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Charles Dickens Museum

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© Photography by Siobahn Doran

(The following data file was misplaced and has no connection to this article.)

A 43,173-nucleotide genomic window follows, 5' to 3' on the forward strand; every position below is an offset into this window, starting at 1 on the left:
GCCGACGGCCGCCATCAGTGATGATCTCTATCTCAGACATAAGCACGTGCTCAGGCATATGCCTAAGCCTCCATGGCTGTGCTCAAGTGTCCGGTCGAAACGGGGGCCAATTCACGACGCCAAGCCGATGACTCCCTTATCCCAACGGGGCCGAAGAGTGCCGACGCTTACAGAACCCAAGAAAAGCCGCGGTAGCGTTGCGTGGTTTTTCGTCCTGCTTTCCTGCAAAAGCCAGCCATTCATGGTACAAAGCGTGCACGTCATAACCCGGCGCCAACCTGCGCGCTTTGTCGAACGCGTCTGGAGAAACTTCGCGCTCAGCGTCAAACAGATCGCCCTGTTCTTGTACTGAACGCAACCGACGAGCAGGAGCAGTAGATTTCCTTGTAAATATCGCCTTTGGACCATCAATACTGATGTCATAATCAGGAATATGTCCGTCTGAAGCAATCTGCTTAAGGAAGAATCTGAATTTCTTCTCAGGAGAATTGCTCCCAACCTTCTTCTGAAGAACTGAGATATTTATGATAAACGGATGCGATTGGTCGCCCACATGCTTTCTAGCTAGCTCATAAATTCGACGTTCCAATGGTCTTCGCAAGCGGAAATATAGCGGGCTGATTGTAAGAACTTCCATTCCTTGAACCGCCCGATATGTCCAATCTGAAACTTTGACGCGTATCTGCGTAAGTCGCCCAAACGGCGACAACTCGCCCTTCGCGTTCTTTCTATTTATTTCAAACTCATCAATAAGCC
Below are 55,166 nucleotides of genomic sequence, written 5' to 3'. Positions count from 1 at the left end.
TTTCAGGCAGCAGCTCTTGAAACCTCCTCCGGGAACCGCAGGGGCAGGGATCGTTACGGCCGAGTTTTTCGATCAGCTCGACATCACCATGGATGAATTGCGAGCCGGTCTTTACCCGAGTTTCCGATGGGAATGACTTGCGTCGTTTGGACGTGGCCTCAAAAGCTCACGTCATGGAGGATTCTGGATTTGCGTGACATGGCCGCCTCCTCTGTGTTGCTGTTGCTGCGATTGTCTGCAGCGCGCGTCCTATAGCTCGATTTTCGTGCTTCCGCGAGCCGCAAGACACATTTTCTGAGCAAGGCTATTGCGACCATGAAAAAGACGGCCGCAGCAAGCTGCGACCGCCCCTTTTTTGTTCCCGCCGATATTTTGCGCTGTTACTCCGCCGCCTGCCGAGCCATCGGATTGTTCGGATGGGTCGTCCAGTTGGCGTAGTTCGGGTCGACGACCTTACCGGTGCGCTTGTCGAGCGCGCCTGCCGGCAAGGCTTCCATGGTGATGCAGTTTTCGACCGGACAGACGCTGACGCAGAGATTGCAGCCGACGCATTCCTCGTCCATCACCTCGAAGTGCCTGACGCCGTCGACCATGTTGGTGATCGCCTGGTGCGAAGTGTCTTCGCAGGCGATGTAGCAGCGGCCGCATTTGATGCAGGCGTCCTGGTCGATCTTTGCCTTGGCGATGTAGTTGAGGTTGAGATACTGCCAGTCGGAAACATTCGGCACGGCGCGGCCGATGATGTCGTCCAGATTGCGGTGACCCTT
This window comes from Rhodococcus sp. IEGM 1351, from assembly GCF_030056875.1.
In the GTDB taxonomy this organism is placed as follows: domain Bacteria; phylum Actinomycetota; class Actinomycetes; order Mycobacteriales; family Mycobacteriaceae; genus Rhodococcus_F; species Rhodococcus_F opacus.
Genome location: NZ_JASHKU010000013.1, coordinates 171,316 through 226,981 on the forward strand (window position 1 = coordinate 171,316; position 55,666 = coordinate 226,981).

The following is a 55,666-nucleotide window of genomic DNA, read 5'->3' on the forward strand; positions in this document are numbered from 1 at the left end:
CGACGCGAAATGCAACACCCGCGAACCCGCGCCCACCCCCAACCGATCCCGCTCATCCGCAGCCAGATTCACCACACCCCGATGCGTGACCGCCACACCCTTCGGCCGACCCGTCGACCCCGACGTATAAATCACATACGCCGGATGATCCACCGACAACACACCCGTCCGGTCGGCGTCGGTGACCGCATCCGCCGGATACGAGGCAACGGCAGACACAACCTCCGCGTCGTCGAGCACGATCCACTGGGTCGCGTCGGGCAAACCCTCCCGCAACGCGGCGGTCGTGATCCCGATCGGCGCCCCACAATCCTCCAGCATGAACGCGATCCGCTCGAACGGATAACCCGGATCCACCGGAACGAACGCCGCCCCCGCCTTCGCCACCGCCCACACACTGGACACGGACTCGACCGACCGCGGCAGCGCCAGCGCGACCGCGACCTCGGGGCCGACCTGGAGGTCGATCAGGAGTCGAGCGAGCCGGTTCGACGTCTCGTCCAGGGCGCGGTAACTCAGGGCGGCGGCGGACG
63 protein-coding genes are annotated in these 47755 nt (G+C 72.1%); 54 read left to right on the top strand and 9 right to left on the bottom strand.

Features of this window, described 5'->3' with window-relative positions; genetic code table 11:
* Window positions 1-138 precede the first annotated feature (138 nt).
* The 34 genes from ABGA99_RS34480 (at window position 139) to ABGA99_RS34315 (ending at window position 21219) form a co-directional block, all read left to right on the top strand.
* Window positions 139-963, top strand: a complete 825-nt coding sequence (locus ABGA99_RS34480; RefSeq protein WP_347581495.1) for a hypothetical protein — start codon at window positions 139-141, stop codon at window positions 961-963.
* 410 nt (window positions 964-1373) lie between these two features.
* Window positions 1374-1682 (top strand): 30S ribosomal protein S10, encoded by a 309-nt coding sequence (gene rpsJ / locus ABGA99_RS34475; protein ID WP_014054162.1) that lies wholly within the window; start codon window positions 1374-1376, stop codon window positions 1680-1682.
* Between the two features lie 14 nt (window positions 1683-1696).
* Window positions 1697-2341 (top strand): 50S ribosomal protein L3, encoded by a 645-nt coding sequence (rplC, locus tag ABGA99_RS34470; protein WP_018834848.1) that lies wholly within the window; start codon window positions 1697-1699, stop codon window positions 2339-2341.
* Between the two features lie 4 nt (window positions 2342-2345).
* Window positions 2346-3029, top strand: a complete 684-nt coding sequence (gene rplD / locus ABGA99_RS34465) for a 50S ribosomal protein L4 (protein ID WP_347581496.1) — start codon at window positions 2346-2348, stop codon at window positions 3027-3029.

• Number 48 Doughty Street is the only remaining London home of eminent Victorian author Charles Dickens. Dickens described the terraced Georgian dwelling as 'my house in town' and resided here from 1837 until 1839 with his wife and young family. Two of his daughters were born here, his sister-in-law Mary died aged 17 in an upstairs bedroom and some of his best-loved novels were written here, including Oliver Twist and Nicholas Nickleby. The museum was transformed and expanded in 2012 with a £3.1 million restoration project, and now features original Victorian furniture and fittings, newly opened attics and kitchens, and a brand new education centre at neighbouring 49 Doughty Street. Visitors to the museum will be taken on a unique journey back in time as they explore and discover Dickens’s life through richly recreated rooms and intimate displays of his personal belongings, paintings and his writing. There is also a lovely garden café serving a range of homemade sweet treats and savoury lunches.
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